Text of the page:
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Time to think about flood insurance?

By Alex Cabrero | Posted - Apr. 15, 2011 at 6:11 p.m.

This archived news story is available only for your personal, non-commercial use. Information in the story may be outdated or superseded by additional information. Reading or replaying the story in its archived form does not constitute a republication of the story.

SALT LAKE VALLEY -- It's not often you'll find an insurance agent who is worried, but Joshua Wittwer is.

"Absolutely, there's a lot of snow up there," said Wittwer, who is a senior account manager with Trustco in Salt Lake City.

It's not that Wittwer is worried about how many claims his company might have to pay out this coming spring, with all the talk of potential flooding from an above average snowpack. He's just worried how many homeowners out there think they have flood insurance when, in reality, they don't.

In most cases, flood coverage is a completely separate policy from homeowner's insurance. "The kind of flood we're talking about, spring runoff, groundwater flood, is not included." -Insurance agent Joshua Wittwer

"I think one of the main misconceptions is in your homeowner's policy," said Wittwer. "Typically, you'll have coverage for broken pipes and different types of water damage, and people think that extends to runoff waters as well, and it does not."

In most cases, flood coverage is a completely separate policy.

"The kind of flood we're talking about, spring runoff, groundwater flood, is not included," said Wittwer. "It's a specific policy that you have to buy separately."

Also, in most cases, there is a 30-day waiting period once you sign up for flood coverage. You're typically not covered the very next day.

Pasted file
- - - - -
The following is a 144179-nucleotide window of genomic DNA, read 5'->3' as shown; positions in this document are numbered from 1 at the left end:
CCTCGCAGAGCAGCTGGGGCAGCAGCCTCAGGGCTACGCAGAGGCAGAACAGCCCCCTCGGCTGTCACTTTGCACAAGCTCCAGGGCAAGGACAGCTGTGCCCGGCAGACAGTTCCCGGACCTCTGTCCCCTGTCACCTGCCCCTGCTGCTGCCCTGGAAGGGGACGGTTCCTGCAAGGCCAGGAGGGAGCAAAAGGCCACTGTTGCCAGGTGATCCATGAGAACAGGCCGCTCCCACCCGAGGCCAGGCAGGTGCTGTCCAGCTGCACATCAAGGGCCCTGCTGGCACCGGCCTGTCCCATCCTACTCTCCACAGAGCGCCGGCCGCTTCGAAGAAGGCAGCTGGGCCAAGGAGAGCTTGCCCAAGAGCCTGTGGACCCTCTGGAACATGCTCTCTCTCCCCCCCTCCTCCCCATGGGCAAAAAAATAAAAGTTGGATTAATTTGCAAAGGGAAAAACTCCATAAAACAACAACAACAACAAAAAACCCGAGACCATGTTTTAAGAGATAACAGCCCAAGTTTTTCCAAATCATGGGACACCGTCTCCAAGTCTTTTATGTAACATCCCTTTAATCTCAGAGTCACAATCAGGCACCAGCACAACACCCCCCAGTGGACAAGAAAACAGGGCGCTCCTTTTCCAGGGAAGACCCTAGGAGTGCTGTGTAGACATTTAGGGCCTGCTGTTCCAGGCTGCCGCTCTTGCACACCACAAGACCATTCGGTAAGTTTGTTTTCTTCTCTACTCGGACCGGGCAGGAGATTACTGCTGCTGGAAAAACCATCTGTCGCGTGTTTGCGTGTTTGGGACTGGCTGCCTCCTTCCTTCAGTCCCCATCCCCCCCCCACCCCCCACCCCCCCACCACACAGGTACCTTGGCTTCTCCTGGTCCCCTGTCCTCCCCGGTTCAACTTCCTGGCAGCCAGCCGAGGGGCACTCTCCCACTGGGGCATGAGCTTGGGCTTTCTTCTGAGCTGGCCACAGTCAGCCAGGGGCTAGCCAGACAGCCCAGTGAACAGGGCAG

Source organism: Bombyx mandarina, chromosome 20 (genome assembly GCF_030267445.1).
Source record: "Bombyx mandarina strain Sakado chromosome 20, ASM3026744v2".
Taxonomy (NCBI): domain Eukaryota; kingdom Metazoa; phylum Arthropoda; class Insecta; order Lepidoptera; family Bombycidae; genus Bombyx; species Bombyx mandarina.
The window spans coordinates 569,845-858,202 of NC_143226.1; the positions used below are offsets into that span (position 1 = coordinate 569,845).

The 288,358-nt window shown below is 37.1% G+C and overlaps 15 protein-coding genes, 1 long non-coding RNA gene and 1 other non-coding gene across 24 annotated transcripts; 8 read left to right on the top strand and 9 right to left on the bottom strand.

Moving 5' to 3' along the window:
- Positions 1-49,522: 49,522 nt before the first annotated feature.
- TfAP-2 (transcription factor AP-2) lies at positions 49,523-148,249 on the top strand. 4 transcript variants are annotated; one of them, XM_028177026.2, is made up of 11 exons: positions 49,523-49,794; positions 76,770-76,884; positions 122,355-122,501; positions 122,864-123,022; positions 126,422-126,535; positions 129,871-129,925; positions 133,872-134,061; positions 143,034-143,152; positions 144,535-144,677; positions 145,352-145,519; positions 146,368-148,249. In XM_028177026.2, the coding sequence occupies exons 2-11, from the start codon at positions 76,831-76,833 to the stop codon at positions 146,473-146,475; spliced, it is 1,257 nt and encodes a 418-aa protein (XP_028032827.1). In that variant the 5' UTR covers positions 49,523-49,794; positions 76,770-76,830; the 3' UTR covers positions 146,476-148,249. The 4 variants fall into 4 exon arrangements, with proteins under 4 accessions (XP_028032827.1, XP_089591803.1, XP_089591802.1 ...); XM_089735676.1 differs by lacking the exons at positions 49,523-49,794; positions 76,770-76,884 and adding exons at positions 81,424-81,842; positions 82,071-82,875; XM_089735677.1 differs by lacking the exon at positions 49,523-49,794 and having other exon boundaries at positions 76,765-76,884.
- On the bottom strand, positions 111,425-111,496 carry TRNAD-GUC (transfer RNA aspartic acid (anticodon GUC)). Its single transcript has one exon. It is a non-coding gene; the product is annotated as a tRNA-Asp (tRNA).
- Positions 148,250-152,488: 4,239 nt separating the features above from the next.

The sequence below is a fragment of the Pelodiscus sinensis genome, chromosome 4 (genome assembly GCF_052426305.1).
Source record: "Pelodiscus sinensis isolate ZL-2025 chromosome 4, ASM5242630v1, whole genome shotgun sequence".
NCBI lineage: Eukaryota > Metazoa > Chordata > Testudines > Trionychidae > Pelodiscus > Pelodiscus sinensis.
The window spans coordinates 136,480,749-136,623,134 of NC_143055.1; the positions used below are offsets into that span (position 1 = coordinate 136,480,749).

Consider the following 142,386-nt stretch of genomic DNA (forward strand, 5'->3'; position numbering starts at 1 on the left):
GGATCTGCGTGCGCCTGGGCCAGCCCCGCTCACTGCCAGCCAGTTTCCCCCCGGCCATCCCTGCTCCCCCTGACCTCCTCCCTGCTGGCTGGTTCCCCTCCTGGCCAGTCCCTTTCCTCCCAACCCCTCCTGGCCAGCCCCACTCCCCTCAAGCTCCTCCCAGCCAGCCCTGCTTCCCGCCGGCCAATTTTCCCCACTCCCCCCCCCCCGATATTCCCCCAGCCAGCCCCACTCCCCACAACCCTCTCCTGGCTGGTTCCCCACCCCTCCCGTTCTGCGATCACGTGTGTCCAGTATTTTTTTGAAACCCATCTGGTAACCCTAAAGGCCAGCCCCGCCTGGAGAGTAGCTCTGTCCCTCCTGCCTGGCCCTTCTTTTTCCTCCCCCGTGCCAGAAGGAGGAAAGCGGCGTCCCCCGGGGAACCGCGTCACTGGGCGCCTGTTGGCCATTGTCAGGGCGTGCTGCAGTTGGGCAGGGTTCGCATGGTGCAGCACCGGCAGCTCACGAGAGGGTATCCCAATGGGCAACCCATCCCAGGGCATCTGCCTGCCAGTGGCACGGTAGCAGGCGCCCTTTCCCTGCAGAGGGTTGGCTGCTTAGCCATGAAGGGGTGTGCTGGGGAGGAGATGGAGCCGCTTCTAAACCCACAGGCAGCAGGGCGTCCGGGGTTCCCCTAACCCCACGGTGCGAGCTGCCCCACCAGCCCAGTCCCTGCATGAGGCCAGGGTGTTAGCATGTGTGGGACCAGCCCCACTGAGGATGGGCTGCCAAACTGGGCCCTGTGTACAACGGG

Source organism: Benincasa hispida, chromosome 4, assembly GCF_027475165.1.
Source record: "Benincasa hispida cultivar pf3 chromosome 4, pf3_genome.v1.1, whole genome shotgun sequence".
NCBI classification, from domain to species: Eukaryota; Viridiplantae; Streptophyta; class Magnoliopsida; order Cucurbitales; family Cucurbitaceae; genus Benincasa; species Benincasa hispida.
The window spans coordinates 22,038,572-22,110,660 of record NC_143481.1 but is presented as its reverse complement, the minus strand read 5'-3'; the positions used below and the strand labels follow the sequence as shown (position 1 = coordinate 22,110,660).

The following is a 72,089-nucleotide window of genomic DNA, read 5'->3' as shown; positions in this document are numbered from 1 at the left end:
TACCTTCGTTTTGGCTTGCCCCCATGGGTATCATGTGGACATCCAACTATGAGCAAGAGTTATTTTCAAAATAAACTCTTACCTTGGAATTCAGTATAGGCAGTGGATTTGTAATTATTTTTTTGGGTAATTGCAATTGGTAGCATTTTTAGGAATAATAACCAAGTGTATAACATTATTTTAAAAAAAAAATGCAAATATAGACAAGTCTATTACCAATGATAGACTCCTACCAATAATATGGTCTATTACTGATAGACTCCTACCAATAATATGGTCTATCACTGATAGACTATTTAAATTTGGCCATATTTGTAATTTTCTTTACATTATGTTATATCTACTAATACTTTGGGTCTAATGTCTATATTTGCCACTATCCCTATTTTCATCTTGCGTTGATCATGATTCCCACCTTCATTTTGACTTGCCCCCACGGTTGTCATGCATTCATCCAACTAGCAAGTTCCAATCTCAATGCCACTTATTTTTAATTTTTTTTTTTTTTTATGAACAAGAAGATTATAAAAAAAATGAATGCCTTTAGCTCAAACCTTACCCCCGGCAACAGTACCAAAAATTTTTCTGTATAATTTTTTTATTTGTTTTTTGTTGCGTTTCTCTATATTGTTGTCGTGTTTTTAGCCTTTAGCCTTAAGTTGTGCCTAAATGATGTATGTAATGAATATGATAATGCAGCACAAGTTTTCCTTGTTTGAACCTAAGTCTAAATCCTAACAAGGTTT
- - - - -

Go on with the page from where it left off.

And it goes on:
Many flood experts in Utah say the spring runoff this season is going to be a lot higher than normal. There is high potential for flooding, and most Utah residents do not have flood insurance.

However, Denny Jensen, who owns Utah Disaster Kleenup in Draper, says most Utah residents will never need it.

"It's a dry, arid state," Jensen said. "We live in a desert, and most of us don't even think about it."

Flood Watch 2011

Even when there is flood damage, Jensen feels it's not as bad as in other states closer to large bodies of water.

"It's not catastrophic here, it's inconvenient," Jensen said. "It's costly to some people, but it's not enough to get everybody riled up to make sure everybody has flood insurance."

Jensen's biggest concern with water damage is the potential for mold.

"If your carpet or furniture or baseboards get wet, you have to dry it out or replace it," he said. "Once you get into that moldy bacterial situation, it's going to become very expensive."

Jensen has been in business for more than 30 years in Utah. Most of the time, the people who call him don't have flood insurance and are surprised when they realize they're not covered for flooding.

"It's very rare that we ever come across anybody that does have flood insurance," Jensen said. "In fact, I would say 90 percent of the homeowners along the Wasatch Front do not have flood insurance."

Jensen feels, for homeowners, it all depends on how comfortable you are with where you live and what type of risk you're willing to take.


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Alex Cabrero


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